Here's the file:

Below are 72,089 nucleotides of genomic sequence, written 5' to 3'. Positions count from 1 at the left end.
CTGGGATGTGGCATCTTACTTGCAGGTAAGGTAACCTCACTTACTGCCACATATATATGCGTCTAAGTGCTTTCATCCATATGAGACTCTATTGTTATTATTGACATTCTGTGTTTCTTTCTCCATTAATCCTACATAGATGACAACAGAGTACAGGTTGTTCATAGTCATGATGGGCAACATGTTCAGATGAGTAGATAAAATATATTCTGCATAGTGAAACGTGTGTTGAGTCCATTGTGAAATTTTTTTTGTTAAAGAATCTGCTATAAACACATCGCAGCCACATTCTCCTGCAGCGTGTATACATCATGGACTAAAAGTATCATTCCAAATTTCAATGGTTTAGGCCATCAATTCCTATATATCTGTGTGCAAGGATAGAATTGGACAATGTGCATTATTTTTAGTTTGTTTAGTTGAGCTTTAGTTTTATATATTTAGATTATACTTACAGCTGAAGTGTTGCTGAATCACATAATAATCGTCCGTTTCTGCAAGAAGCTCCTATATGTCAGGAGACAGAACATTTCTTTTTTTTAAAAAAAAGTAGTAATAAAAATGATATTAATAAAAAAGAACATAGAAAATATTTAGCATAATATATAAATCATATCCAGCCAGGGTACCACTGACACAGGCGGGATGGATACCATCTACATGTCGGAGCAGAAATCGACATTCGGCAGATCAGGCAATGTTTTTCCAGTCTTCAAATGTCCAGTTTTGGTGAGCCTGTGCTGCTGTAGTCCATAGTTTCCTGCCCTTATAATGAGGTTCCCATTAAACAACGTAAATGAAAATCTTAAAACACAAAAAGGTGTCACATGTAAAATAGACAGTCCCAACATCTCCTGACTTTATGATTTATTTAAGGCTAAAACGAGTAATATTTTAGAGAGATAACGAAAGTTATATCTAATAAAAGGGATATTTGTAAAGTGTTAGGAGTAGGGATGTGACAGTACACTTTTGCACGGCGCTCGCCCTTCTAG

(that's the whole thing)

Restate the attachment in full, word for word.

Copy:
Below are 72,089 nucleotides of genomic sequence, written 5' to 3'. Positions count from 1 at the left end.
CTGGGATGTGGCATCTTACTTGCAGGTAAGGTAACCTCACTTACTGCCACATATATATGCGTCTAAGTGCTTTCATCCATATGAGACTCTATTGTTATTATTGACATTCTGTGTTTCTTTCTCCATTAATCCTACATAGATGACAACAGAGTACAGGTTGTTCATAGTCATGATGGGCAACATGTTCAGATGAGTAGATAAAATATATTCTGCATAGTGAAACGTGTGTTGAGTCCATTGTGAAATTTTTTTTGTTAAAGAATCTGCTATAAACACATCGCAGCCACATTCTCCTGCAGCGTGTATACATCATGGACTAAAAGTATCATTCCAAATTTCAATGGTTTAGGCCATCAATTCCTATATATCTGTGTGCAAGGATAGAATTGGACAATGTGCATTATTTTTAGTTTGTTTAGTTGAGCTTTAGTTTTATATATTTAGATTATACTTACAGCTGAAGTGTTGCTGAATCACATAATAATCGTCCGTTTCTGCAAGAAGCTCCTATATGTCAGGAGACAGAACATTTCTTTTTTTTAAAAAAAAGTAGTAATAAAAATGATATTAATAAAAAAGAACATAGAAAATATTTAGCATAATATATAAATCATATCCAGCCAGGGTACCACTGACACAGGCGGGATGGATACCATCTACATGTCGGAGCAGAAATCGACATTCGGCAGATCAGGCAATGTTTTTCCAGTCTTCAAATGTCCAGTTTTGGTGAGCCTGTGCTGCTGTAGTCCATAGTTTCCTGCCCTTATAATGAGGTTCCCATTAAACAACGTAAATGAAAATCTTAAAACACAAAAAGGTGTCACATGTAAAATAGACAGTCCCAACATCTCCTGACTTTATGATTTATTTAAGGCTAAAACGAGTAATATTTTAGAGAGATAACGAAAGTTATATCTAATAAAAGGGATATTTGTAAAGTGTTAGGAGTAGGGATGTGACAGTACACTTTTGCACGGCGCTCGCCCTTCTAG